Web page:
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How to talk to your kids about what’s happening between the United States and Iran

An Ohio psychologist says there are no right or wrong words, rather the emotion behind the words is what’s impactful. “We can worry with hope, or we...

PEPPER PIKE, Ohio — Worries over war have students talking about a military draft in schools everywhere. Teens are taking to Tik Tok, which reports 900-million views for videos with the "WW3" hashtag.

And in an Ohio moms' Facebook group, parents shared their kids' fears.

"My 13-year-old daughter came in shaking and crying worried about World War 3," commented Nancy.

"My 11-year-old asked if she was going to die, " wrote another.

"I still don't have the right words," one mom confessed.

Dr. Betsie Saltzberg, a psychologist from A Mindful Approach in Pepper Pike, Ohio says there are no right or wrong words, rather the emotion behind the words is what's impactful.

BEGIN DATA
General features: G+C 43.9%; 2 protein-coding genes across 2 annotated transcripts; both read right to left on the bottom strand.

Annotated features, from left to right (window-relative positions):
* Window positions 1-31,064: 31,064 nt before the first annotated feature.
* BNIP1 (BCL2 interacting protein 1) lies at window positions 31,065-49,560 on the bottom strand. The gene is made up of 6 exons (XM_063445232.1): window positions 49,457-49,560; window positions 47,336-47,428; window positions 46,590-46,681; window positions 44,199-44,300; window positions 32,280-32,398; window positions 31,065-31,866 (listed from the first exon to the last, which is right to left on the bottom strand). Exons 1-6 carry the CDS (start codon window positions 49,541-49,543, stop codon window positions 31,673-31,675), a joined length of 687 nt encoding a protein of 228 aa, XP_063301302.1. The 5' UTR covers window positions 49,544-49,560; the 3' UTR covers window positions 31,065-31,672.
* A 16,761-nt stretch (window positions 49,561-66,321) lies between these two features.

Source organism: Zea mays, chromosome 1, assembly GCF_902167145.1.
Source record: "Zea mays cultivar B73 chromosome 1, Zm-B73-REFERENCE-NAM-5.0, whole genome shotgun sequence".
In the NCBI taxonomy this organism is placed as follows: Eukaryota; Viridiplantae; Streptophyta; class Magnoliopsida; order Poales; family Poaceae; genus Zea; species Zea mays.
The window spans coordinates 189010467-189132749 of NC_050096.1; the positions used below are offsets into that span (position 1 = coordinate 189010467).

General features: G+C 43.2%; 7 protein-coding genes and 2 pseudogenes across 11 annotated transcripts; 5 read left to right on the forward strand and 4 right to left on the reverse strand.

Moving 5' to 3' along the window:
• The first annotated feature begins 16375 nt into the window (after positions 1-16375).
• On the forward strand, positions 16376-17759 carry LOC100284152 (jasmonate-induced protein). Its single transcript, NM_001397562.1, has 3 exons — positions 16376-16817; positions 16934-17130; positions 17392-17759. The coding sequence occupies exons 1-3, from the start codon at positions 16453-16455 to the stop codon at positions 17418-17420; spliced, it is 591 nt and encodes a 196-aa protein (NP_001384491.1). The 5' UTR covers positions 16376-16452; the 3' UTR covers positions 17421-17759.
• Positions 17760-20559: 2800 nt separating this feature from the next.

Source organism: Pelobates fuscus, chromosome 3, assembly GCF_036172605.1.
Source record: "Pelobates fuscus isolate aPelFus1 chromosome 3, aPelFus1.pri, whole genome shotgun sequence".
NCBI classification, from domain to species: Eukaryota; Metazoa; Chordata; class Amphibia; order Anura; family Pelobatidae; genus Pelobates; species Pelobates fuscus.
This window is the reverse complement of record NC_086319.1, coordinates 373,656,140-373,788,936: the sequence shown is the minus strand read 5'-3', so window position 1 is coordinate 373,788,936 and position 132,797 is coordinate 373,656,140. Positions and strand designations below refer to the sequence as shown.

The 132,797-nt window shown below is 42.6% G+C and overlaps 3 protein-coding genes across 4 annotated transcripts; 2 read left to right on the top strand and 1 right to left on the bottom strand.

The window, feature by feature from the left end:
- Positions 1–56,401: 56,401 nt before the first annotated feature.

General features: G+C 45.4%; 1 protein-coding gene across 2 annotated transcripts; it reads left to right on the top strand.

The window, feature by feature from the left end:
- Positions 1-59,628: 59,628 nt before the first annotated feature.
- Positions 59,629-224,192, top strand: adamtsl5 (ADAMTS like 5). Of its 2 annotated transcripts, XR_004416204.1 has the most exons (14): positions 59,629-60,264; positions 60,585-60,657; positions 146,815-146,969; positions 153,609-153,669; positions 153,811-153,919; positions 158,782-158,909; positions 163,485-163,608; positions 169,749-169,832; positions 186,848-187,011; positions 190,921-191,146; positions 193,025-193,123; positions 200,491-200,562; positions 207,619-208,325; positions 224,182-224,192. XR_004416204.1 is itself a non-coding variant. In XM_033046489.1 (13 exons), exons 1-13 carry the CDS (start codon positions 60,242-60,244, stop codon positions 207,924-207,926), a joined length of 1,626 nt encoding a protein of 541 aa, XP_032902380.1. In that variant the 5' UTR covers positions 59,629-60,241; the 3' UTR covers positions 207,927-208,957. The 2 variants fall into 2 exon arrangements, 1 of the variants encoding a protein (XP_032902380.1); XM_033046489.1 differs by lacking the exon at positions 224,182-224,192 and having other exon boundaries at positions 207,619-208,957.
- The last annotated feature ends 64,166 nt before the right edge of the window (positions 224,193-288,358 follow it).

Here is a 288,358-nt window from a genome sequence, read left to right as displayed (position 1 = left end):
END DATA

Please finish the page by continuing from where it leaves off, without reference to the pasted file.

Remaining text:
"Children are going to pick up [parents'] non-verbal and their verbal communication," she said, emphasizing the importance of parents exuding calm. "Reassure them that they are safe and secure in your home. That's number one."

Parents also need to help guide their children away from misinformation.

There was so much panic about a military draft, that the Selective Service System's website crashed, leading the agency to post on social media to assure people that there was no draft. The U.S. Army also issued a warning Tuesday, of fake text messages that told people they were selected for the draft.

For younger kids, Saltzberg advises parents to help bring perspective to their fears over World War III.

"I would re-frame it this way. The last world war we had was 75 years ago," she said. Adding that conflict in the Middle East goes back 1,400 years, provides more perspective, without sugar-coating the facts.

"Encourage them, and join with them, in becoming educated about what's happening in that part of the world," suggested Saltzberg.

However, keep politics out of family discussions, she warned, noting that in our passionate and polarizing political landscape, parents may inadvertently telegraph emotions that may contribute to their childrens' anxiety. Sticking to facts, without fear, is the best course of action, she said.

Saltzberg suggests telling kids, "We can worry with hope, or we can worry with fear. As a family, I choose to worry with hope."